How might differences in individual foraging specialisation influence the effect of these environmental changes on primate populations?

In our Master of Research in Primate Biology, Behaviour and Conversation, students acquire a good knowledge of the major areas of primate biology, behaviour and conservation, and of current debates and approaches in the discipline. This week we are featuring a literature review by Anna Cryer.

Anna’s bio: I’m a master’s student on the MRes Primate Biology, Behaviour and Conservation course. I’m interested in all things primate and primate conservation and behaviour in particular.

Introduction

Globally, 75% of all nonhuman primate (hereafter primate) species are declining and without effective action, there will be a major extinction (Feistner and Price, 2002; Estrada et al., 2017). Deforestation, hunting, wood extraction and illegal trade are the main drivers of primate decline, with unsustainable human activity threatening 60% of primate species with extinction (Estrada et al., 2017). The expansion of agriculture in primate regions is estimated to have resulted in 2 million km2 of forest loss between 1990-2010 (Estrada et al., 2017; Graham et al., 2016). There is little research yet into individual specialisation in primates but research from other species and on how primate populations respond to environmental change can be drawn on.

The ability to adapt to environmental changes varies both between species and amongst populations (Sih, 2013). Genetic adaptions allow some animals species to cope better with human disturbance, however species with slow life histories cannot adapt over a short period of time (Gruber et al., 2019), as is true for many primate species. Species must develop their own behaviour strategies to counter rapid environmental changes, with innovations often arising out of necessity (Gruber et al., 2019). On an individual level, personality or behaviour may inhibit or aid their response to environmental changes, with bold individuals better equipped to adopt new valuable resources (Sih, 2013).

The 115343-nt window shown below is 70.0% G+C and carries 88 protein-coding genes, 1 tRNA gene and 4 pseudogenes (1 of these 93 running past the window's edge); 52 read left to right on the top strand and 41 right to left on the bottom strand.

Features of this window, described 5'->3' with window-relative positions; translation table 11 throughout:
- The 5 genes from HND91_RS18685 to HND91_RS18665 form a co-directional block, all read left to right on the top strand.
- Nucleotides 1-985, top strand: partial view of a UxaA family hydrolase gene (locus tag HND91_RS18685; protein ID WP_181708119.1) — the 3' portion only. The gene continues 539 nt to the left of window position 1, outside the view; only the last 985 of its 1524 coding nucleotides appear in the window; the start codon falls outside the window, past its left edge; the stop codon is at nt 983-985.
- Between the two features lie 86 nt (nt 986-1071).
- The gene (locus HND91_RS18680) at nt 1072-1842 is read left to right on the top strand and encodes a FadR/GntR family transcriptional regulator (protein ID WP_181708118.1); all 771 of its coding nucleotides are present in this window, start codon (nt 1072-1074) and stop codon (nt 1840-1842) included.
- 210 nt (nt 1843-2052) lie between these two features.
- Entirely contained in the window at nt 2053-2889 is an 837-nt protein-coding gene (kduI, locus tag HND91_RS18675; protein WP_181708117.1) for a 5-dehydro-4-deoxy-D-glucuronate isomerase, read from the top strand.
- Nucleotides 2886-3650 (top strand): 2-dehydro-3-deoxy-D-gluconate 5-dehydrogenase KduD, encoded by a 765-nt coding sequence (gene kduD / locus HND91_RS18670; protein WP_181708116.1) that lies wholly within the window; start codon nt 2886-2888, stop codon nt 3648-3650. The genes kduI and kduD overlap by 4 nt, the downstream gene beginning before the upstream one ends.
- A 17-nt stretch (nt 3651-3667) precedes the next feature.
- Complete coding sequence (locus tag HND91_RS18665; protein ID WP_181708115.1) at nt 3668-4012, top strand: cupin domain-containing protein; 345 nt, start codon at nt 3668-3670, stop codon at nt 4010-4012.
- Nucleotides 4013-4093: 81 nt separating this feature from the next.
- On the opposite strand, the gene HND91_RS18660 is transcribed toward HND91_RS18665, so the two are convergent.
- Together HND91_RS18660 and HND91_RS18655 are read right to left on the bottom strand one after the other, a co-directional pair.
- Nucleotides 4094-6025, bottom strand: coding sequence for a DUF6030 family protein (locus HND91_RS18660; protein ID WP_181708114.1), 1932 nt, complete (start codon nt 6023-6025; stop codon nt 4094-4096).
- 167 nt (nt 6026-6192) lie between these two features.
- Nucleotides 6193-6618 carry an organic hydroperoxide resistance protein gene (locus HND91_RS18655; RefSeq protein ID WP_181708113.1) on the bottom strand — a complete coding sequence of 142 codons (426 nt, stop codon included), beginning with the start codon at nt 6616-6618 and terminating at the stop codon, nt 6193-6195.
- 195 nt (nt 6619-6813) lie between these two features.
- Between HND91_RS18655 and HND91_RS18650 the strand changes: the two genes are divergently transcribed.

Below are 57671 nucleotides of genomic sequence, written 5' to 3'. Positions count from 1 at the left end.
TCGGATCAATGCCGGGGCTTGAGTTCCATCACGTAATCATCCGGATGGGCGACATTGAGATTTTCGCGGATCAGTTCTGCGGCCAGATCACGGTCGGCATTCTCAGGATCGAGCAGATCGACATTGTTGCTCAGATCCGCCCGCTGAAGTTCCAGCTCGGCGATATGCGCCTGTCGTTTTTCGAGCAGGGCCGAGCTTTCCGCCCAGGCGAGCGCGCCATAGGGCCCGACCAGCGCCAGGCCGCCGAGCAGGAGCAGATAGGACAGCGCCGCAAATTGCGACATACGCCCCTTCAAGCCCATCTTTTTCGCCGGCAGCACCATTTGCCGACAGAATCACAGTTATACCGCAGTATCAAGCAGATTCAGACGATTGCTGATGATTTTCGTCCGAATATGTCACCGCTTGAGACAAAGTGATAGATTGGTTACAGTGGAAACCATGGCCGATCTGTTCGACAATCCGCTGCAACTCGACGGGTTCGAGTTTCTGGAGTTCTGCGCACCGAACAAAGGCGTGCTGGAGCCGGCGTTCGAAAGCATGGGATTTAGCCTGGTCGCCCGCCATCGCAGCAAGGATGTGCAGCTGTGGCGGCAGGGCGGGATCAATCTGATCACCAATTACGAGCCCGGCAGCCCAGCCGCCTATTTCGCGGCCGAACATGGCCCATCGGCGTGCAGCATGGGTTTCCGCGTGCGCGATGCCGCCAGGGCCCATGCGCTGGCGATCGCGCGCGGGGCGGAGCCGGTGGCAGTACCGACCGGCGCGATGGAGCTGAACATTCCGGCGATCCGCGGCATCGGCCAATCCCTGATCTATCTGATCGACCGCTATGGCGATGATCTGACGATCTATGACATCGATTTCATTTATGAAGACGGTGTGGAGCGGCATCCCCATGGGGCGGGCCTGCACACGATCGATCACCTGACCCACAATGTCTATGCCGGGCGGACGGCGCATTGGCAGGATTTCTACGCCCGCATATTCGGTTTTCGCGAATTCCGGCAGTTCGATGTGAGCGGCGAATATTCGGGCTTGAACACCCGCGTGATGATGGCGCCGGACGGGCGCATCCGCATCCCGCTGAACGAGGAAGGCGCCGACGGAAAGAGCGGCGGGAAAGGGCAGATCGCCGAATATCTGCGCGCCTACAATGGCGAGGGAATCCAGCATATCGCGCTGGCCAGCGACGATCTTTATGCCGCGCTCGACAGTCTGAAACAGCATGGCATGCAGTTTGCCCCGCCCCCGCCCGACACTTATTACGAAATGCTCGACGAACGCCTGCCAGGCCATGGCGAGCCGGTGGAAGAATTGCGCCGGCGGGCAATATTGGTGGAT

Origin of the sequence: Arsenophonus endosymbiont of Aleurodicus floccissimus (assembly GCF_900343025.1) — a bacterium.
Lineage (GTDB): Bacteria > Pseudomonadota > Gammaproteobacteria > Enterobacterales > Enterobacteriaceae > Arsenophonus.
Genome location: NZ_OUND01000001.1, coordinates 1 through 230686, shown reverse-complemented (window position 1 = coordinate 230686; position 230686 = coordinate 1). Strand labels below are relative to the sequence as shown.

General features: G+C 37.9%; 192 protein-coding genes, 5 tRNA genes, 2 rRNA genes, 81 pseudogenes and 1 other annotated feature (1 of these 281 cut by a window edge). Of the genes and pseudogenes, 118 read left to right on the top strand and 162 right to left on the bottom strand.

Behavioural flexibility allows animals to adapt their behaviour in response to ecological change (Nowak and Lee, 2013) and this influences how well species can adapt to environmental changes (Sih, 2013; Snell-Rood, 2013). Habitat loss, fragmentation and degradation affects species differently and is dependent on species-specific traits (Estrada et al., 2017). A number of primate species have adapted to living in human-altered environments or using alternative food sources, for example long-tailed and rhesus macaques (Marty et al., 2020), Red-colobus (Milich et al., 2014), Barbary macaques (Ménard et al., 2014), Hamadryas baboons (Schreier and Swedell, 2008), and black-and-gold howlers (Bicca-Marques et al., 2009). Long-tailed macaque populations in Malaysia inhabit popular tourist sites, relying on visitors for food handouts (Marty et al., 2020). In India, Hanuman langurs living in urban areas were buffered against catastrophic droughts due to novel food sources while populations living in protected areas suffered severe declines (Waite et al., 2007). While some species benefit from their interactions with humans, others are being pushed to the remaining, rapidly decreasing habitat. In Madagascar, 87% of primates are threatened (Estrada et al., 2017) and severe environmental change means that it is likely lemurs now inhabit very different environments than they evolved to live in (Cuozzo and Sauther, 2015).